I mentioned positive reinforcement and I will elaborate on this because it leads to some other important tips. As a leader, patience is not an option. You’ll run into different types of people so clashes are inevitable. Once again, managing expectations becomes a huge strategy as you make sure that everyone knows what are the optional traits to possess and what values are considered core in the squad. Establishing these core values will only happen if you build good relationships. Make yourself approachable by never scolding someone for sharing friendly advice and constructive criticism. Practising an open door policy is key, especially if you designate key liaisons and provide them with multiple means for reaching you, in case you are not “online.” Positive reinforcement is not just about giving people patting people on the back when they do well, it is about making people feel like an integral part of the group and helping them identify their strong points. When you focus on the good things people do, you can get them in a comfort zone where they can naturally start to eliminate their bad habits.

On the matter of patience, a clan leader needs to be ready to get bombarded, disappointed by the performance, annoyed with inactivity, and even ridiculed at times. Every clan has black sheep and bad moments so you have to not only be ready for this but expect at any turn. I feel that the worst thing that people do as clan leaders is scream at their guys when they messed up, rather than pointing out what they did well and how they can use that to their advantage next time. I don’t know many people that like to be screamed at and belittled yet this is the style of leadership you’ll often see, sadly. It’s boot camp all over again.. Where’s the fun in that?

Leadership is a tricky thing. Leaders get criticized regardless. It’s a love-hate thing most of the time. Some will adore you, some will deplore you, and some will you out. Being a leader is actually hardly ever glorious and that’s the truth. You need to have a giving attitude and realize that your efforts will not always be reciprocated. This is the price to be paid. I reiterate this: reasonable expectations are critical for yourself and your guys. Everyone needs to be ready to pay the price because a clan is like a squad: it’s not going anywhere without something to fuel it. w3rd.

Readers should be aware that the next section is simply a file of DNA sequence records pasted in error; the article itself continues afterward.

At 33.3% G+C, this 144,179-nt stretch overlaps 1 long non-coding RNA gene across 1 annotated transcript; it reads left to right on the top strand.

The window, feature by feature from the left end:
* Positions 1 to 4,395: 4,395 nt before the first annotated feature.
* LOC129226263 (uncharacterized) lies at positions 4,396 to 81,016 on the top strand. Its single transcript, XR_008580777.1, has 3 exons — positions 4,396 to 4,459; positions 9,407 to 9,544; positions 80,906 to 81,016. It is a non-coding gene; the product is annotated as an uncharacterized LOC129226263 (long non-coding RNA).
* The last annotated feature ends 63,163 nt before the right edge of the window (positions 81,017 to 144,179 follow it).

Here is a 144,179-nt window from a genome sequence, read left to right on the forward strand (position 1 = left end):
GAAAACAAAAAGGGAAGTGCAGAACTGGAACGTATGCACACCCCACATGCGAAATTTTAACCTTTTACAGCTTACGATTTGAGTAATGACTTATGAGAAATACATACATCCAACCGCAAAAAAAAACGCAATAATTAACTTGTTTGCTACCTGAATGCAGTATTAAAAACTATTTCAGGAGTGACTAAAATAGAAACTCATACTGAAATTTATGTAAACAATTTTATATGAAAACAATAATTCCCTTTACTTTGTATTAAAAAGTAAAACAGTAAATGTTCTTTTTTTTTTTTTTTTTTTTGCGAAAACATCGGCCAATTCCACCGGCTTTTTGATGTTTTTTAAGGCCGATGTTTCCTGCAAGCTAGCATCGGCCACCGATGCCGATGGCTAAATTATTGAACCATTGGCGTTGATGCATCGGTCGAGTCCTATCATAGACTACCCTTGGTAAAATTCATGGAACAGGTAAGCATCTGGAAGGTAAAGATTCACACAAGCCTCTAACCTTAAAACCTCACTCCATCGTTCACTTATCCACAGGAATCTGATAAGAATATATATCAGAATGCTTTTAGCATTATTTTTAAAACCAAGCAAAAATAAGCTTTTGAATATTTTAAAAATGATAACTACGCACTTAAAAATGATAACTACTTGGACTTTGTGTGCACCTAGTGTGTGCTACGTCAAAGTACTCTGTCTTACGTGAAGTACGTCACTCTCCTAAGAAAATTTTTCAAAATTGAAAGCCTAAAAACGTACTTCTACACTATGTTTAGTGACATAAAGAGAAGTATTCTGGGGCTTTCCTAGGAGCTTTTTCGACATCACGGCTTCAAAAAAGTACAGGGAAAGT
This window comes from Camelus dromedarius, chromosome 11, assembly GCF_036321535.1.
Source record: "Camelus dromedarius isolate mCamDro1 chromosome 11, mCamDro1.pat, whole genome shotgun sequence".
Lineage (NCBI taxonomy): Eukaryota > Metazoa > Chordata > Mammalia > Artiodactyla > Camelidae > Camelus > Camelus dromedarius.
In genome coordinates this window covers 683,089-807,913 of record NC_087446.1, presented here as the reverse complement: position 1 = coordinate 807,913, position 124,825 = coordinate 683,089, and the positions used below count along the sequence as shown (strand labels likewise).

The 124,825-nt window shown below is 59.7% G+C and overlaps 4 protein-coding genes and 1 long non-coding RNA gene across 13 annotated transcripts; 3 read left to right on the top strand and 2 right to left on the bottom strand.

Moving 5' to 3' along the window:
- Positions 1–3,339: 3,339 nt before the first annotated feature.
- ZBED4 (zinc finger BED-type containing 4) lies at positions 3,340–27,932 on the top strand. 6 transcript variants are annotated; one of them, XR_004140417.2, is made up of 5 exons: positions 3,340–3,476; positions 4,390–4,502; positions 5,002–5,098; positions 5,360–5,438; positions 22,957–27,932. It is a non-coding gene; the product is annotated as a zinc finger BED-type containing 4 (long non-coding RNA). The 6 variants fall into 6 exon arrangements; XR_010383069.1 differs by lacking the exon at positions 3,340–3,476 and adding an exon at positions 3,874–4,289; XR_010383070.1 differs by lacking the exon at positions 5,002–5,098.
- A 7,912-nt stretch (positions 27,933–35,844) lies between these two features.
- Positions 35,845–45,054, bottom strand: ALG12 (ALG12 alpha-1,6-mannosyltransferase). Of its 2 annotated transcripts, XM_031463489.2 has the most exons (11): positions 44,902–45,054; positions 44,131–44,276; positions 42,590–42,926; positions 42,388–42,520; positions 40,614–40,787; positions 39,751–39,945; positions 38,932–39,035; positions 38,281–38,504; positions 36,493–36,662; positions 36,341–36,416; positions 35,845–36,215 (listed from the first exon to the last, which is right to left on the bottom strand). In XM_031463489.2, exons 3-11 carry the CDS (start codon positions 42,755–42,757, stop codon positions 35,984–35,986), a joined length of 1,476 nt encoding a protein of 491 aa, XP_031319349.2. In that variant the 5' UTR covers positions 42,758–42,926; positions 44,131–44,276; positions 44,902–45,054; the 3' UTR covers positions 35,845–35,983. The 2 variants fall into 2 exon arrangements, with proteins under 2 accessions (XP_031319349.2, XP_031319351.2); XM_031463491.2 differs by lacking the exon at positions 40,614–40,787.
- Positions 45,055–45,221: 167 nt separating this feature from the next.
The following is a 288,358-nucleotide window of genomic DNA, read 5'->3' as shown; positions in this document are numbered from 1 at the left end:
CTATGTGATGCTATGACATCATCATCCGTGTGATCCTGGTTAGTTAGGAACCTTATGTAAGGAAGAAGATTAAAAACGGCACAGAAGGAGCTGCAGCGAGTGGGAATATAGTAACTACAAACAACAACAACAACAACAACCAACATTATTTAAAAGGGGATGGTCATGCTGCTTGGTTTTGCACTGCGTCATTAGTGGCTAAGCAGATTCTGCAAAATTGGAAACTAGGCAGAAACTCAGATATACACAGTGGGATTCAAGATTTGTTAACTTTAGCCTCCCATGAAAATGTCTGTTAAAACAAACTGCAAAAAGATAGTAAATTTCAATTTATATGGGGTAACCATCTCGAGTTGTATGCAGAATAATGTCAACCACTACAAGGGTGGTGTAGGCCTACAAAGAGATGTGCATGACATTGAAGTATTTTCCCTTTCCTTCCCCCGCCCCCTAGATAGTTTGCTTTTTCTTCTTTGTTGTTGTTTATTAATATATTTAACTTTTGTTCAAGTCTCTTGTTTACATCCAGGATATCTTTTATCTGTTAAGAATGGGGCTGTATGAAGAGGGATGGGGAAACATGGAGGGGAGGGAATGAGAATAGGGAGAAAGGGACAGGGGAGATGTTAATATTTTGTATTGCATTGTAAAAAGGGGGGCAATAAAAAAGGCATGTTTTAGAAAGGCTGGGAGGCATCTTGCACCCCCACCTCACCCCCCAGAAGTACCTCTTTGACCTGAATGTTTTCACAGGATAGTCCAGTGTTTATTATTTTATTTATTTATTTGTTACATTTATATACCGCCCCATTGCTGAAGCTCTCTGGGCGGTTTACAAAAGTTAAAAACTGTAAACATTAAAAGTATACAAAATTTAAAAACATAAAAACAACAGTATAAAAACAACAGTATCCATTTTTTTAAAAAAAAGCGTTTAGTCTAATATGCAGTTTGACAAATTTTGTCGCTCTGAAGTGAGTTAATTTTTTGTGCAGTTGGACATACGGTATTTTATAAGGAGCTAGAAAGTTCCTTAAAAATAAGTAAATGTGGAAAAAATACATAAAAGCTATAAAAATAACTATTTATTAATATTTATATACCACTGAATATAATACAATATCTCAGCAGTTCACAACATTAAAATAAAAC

All metaphors and fluff aside, I can’t stress enough how tough it really is to run a clan. My kudos go out to any team leaders that have squads running for over a year; hell, these days, 3 months is a huge milestone. Let’s not even talk about keeping a vital core. Like I said, leadership is huge in a clan but it’s not about those that have been designated as leaders or given titles, it’s about the collective effort and how many people take ownership, pride, and dedication into everything they do. That stuff about the chain being only as strong as it’s the weakest link is very true.

Leadership is a topic I am very passionate about and I can go on about it forever but the point is that you can never be a perfect leader. It’s an ongoing process. Every day I find myself taking notes from other fellow leaders and re-evaluating my methods. Everyone is bound to lose their cool at some point but there are no true failures until one completely gives up. In the end, if you want to lead a gaming clan you have to make a few simple decisions: do you want to have fun or do you want to compete seriously? Can you do both? Sure but that leads to this important question: are you willing to pay the price? It’s one thing to say you want to do something or have dreams but you need a plan or it was all just talk.

Indeed, gaming has turned into serious business (hence the growing number of professional, sponsored teams, and people that think they’re THAT good) so, if you do not want all the headache, join an existing squad in arcade toronto. A clan should only be established once there is a strong core and if there are a unique enough culture and spirit. When joining a gaming squad, make sure that you are the kind of person they are looking for and that you like what that clan is about: their culture, their goals, their history, their outlook, etc. Even the most casual of gamers should be wary not to make a poor decision and just put on a tag. A tag does not make you a clan member. w3rd. Stick that in your pipe and smoke it.

2008 UPDATE: There’s a concept some call “magnetic sponsoring” that I think is very relevant to clan leadership. Recruiters become leaders and example-setters in their own regards. It’s important for those people to become the things they want to see in their prospect. In that manner, you can attract the right people. This also applies to people that want to be scouted by the right clans. I’ve seen some of the biggest, most successful clans out there take a gamble on people based almost completely on personality. Why? Skills can be developed but an asshat is quite hard to turn around!